Jeremy Lin's Injury Hurts the New York Knicks More Than Absence of Amar'e

Percy DinozoCorrespondent IApril 11, 2012

DALLAS, TX - MARCH 06:  Jeremy Lin #17 of the New York Knicks takes a shot against Dirk Nowitzki #41 of the Dallas Mavericks at American Airlines Center on March 6, 2012 in Dallas, Texas.  NOTE TO USER: User expressly acknowledges and agrees that, by downloading and or using this photograph, User is consenting to the terms and conditions of the Getty Images License Agreement.  (Photo by Ronald Martinez/Getty Images)
Ronald Martinez/Getty Images

Jeremy Lin can run an offense.

Say what you will about his high turnover rate or his defensive liabilities, but the New York Knicks score points when Lin is in the game.

When he's not—and when Baron Davis is not in the game, either—New York's offensive machine sputters and stalls, especially against tough defenses.

Such was the case in tonight's tough loss to the Chicago Bulls, as the Knicks put on a Dr. Jekyll and Mr. Hyde performance on the offensive end of the floor.

After starting off 0-for-6 from the floor, the Knicks then hit 11 of their next 13 shots to close the first quarter with a 25-22 lead over the Derrick Rose-less Bulls.

Then Baron Davis went to the bench.

Over the next eight minutes, the Knicks totaled three points on a JR Smith jumper and a made free throw by Carmelo Anthony.

By the time Davis returned, the Knicks' three-point lead had turned into a 10-point deficit.

When the Knicks had both Davis and Lin at their disposal, the team could rest assured that their floor general would be able to find an open teammate.

NEW YORK, NY - APRIL 08: Baron Davis #85 of the New York Knicks drives past Derrick Rose #1 of the Chicago Bulls as Tyson Chandler #6 of the New York Knicks watches at Madison Square Garden on April 8, 2012 in New York City. NOTE TO USER: User expressly a
Chris Trotman/Getty Images

With Lin, they could also count on him to put pressure on the defense by drawing fouls.

Two capable point guards means both the first and second units will be productive on offense. What happens when a team must rely on a facilitator who lacks good court vision for extended periods of time? Just look at the second half of the game against the Bulls for evidence.

Davis started the second half, and in eight minutes under his guidance the Knicks scored 21 points. He was then replaced by Jared Jeffries and ball distribution fell firstly to Iman Shumpert, and then to Carmelo Anthony.

In the four remaining minutes of the third quarter under their stewardship, the Knicks managed only six points.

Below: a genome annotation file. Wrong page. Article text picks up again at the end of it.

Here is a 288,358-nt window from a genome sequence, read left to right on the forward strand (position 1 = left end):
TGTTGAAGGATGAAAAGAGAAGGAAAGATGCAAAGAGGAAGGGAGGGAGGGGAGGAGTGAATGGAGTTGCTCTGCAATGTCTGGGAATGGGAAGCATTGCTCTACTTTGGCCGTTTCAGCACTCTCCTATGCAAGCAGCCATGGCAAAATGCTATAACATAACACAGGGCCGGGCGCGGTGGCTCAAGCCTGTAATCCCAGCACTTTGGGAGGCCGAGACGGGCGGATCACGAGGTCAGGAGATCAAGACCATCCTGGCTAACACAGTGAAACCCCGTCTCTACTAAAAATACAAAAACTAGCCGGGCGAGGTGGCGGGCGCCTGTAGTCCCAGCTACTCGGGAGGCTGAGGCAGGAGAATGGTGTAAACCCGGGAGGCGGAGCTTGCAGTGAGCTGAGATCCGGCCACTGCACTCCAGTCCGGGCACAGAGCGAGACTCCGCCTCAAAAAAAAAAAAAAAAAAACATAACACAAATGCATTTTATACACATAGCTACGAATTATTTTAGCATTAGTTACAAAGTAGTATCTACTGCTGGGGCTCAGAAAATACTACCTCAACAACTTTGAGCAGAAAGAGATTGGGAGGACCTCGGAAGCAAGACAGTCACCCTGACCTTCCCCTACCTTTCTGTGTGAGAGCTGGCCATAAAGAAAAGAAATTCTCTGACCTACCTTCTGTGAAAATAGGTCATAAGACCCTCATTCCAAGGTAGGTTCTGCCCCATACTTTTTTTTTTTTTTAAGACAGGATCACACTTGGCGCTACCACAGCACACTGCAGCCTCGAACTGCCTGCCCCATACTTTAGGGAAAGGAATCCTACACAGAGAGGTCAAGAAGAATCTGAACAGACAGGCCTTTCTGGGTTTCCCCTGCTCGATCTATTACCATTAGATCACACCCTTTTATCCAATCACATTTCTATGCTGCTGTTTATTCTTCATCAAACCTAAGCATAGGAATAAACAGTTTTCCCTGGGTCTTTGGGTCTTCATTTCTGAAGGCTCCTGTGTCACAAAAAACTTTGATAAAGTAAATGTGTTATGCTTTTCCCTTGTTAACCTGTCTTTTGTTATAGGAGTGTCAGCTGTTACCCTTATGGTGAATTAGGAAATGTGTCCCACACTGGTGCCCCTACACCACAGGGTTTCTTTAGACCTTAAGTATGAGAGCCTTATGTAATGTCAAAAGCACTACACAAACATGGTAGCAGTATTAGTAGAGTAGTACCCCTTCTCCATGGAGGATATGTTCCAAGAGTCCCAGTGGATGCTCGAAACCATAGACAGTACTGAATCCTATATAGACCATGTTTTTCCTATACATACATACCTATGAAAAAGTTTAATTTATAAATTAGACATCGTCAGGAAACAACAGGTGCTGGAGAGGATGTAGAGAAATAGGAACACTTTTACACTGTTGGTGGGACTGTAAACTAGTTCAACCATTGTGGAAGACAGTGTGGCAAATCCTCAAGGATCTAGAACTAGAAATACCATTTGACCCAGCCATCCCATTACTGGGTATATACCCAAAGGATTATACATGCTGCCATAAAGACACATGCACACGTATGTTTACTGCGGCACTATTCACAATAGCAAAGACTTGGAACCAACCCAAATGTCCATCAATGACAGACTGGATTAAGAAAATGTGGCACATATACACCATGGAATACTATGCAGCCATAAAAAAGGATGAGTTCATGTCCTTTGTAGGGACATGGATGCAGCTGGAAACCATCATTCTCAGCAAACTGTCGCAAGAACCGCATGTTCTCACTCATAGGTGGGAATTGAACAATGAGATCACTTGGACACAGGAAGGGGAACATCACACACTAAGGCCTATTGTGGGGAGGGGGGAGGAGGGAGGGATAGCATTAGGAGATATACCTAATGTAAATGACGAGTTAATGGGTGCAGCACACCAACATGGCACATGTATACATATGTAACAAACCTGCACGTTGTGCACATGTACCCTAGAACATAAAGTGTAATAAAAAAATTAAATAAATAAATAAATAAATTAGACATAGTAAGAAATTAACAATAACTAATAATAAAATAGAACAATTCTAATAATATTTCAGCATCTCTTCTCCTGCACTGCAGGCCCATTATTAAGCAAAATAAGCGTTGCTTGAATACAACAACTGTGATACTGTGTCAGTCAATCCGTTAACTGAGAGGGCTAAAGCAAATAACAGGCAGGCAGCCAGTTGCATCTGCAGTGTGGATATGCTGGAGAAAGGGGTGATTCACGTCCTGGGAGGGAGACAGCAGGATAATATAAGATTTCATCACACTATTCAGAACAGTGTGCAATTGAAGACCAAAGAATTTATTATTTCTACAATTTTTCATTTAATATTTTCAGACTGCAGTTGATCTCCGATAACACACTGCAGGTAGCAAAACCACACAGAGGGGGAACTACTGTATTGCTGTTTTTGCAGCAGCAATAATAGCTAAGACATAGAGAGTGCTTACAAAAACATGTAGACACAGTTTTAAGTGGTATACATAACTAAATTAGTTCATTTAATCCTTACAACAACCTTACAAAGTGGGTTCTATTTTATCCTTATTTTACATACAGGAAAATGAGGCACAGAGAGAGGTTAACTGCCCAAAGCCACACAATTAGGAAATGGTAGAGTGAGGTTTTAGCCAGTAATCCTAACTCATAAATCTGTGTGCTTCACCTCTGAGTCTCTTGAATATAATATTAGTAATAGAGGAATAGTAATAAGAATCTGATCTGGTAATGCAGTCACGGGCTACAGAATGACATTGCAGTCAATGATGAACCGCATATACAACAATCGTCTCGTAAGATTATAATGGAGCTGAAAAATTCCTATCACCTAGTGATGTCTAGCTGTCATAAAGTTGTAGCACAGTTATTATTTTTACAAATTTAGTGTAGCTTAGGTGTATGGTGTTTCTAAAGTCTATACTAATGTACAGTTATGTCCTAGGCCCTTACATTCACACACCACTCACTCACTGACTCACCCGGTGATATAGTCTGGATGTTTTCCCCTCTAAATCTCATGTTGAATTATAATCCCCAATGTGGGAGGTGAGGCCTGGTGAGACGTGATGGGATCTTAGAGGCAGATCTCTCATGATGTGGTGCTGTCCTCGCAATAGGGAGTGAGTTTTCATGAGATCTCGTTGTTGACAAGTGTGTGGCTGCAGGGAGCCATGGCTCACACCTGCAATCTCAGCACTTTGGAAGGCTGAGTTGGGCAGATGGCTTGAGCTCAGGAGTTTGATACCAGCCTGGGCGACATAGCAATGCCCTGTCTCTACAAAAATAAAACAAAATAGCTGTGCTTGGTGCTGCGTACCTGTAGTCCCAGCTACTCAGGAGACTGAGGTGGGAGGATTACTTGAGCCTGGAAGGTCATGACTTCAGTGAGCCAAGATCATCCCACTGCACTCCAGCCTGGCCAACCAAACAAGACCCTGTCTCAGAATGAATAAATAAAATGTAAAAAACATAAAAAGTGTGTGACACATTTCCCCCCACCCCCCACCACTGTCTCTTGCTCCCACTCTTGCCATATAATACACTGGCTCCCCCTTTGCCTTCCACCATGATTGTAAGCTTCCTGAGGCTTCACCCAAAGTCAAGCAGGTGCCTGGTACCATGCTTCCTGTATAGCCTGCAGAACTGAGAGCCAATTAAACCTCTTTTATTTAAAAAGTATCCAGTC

Davis then remained on the bench for the first three minutes of the fourth quarter, a span in which the Knicks scored four more points.

So in the 18 minutes that I have recounted where Davis was not in the game, the Knicks managed a total of 13 points. If they kept that ratio up for a full 48 minutes, the team would not even score 35 points.

Davis' primary backup, Toney Douglas, posted a plus/minus rating of -11.  He did so in merely seven minutes of playing time.

The Knicks lost tonight by 12.

Tonight's game was admittedly a very ugly brand of basketball, but playoff basketball is often quite ugly.  Good teams make the playoffs and good teams defend.

Any good playoff team will expose the Knicks in a seven game series if New York can't find a way to rest Baron Davis without the scoreboard seeming to indicate that the entire offense went to rest with him.

Toney Douglas cannot be coached up to be a true point guard.  Neither can Iman Shumpert (at least, not this year).

Mike Bibby is ineffective, and Carmelo Anthony cannot be expected to bring the ball up, set up the offense and pass it to himself, too.

Anyone who believes this Knicks team is better now without Lin must be power-napping when Davis takes a breather.

While losing Amar'e Stoudemire has allowed Carmelo Anthony to rediscover his game and assert himself as the team's star, there has been no upside to losing Lin.

The best version of this Knicks team probably won't show itself until mid-year next season after Lin, Anthony, Stoudemire and Tyson Chandler all have a preseason and regular practices together to build chemistry.

As for this year? If I could only have one of either Jeremy Lin or Amar'e Stoudemire back for the playoffs, I would without a doubt want Lin.

The Knicks can find their inside scoring elsewhere if Stoudemire does not play, but they do not have an acceptable substitution for Lin's playmaking ability on the current roster.